Association Between Immune-Related Adverse Events and Recurrence-Free Survival Among Patients With Stage III Melanoma Randomized to Receive Pembrolizumab or Placebo: A Secondary Analysis of a Randomized Clinical Trial.
Di Giacomo, AM
van den Eertwegh, AJM
van Akkooi, A
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Importance: Whether immune-related adverse events (irAEs) indicate drug activity in patients treated with immune checkpoint inhibitors remains unknown. Objective: To investigate the association between irAEs and recurrence-free survival (RFS) in the double-blind EORTC 1325/KEYNOTE-054 clinical trial comparing pembrolizumab therapy and placebo for the treatment of patients with high-risk stage III melanoma. Design, Setting, and Participants: A total of 1019 adults with stage III melanoma were randomly assigned on a 1:1 ratio to receive treatment with pembrolizumab therapy or placebo. Eligible patients were adults 18 years and older with complete resection of cutaneous melanoma metastatic to lymph nodes, classified with stage IIIA (at least 1 micrometastasis measuring >1 mm in greatest diameter), IIIB, or IIIC (without in-transit metastasis) cancer. Patients were randomized from August 26, 2015, to November 14, 2016. The clinical cutoff for the data set was October 2, 2017. Analyses were then performed on the database, which was locked on November 28, 2017. Interventions: Participants were scheduled to receive 200 mg of pembrolizumab or placebo every 3 weeks for a total of 18 doses for approximately 1 year or until disease recurrence, unacceptable toxic effects, major protocol violation, or withdrawal of consent. Main Outcomes and Measures: The association between irAEs and RFS was estimated using a Cox model adjusted for sex, age, and AJCC-7 stage, with a time-varying covariate that had a value of 0 before irAE onset and 1 after irAE onset. Results: Of 1011 patients who began treatment with pembrolizumab therapy or placebo, 622 (61.5%) were men and 389 (38.5%) were women; 386 patients (38.2%) were aged 50 to 64 years, 377 (37.3%) were younger than 50 years, and 248 (24.5%) were 65 years and older. Consistent with the reported main analysis in the intent-to-treat population, RFS was longer in the pembrolizumab arm compared with the placebo arm (hazard ratio [HR], 0.56; 98.4% CI, 0.43-0.74) among patients who started treatment. The incidence of irAEs was 190 (37.4%) in the pembrolizumab arm (n = 509) and 45 (9.0%) in the placebo arm (n = 502); in each treatment group, the incidence was similar for men and women. The occurrence of an irAE was associated with a longer RFS in the pembrolizumab arm (HR, 0.61; 95% CI, 0.39-0.95; P = .03) in both men and women. However, in the placebo arm, this association was not significant. Compared with the placebo arm, the reduction in the hazard of recurrence or death in the pembrolizumab arm was greater after the onset of an irAE than without or before an irAE (HR, 0.37; 95% CI, 0.24-0.57 vs HR, 0.61; 95% CI, 0.49-0.77, respectively; P = .03). Conclusions and Relevance: In this study, the occurrence of an irAE was associated with a longer RFS in the pembrolizumab arm. Trial Registrations: ClinicalTrials.gov identifier: NCT02362594; EudraCT identifier: 2014-004944-37.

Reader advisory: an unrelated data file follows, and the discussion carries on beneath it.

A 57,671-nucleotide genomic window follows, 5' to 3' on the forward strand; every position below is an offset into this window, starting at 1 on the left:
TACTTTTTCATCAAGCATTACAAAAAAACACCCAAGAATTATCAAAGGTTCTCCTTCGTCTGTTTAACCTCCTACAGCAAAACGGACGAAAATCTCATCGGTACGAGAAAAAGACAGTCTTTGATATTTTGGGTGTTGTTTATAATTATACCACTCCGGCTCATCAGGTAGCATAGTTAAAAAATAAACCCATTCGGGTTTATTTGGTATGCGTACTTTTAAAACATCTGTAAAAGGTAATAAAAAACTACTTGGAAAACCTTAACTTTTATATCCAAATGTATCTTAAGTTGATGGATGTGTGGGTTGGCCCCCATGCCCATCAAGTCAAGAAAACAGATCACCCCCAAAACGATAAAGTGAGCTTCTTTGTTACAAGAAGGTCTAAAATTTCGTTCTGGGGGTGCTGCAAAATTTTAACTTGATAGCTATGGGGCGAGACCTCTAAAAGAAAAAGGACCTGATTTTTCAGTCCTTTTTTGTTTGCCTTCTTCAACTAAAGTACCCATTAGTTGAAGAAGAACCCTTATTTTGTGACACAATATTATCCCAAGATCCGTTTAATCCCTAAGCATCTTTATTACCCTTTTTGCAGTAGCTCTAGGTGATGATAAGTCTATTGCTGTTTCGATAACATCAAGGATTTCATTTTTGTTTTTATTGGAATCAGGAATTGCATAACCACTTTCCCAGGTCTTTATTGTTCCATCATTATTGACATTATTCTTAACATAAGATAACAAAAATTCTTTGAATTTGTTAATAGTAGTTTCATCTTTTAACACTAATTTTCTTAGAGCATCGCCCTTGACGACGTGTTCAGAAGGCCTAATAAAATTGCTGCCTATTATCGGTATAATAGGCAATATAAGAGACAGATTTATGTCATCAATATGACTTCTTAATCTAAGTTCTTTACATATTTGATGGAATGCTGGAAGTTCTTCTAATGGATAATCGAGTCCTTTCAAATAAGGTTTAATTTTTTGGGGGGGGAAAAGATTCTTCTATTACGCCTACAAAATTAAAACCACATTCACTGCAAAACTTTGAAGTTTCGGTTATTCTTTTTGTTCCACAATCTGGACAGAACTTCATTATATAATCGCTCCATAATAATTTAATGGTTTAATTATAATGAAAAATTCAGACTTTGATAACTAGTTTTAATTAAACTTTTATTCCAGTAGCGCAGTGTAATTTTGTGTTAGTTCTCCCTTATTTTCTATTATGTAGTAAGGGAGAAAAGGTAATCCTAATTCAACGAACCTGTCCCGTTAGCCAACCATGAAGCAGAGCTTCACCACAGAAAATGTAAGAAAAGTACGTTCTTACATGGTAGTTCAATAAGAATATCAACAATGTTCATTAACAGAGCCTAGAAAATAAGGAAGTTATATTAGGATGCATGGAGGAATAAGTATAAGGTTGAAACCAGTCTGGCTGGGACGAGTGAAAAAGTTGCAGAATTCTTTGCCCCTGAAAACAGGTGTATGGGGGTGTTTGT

Antibodies, Monoclonal, Humanized
Neoplasm Recurrence, Local
Proportional Hazards Models
License start date
JAMA Oncology, 2020, 6 (4), pp. 519 - 527
AMER MEDICAL ASSOC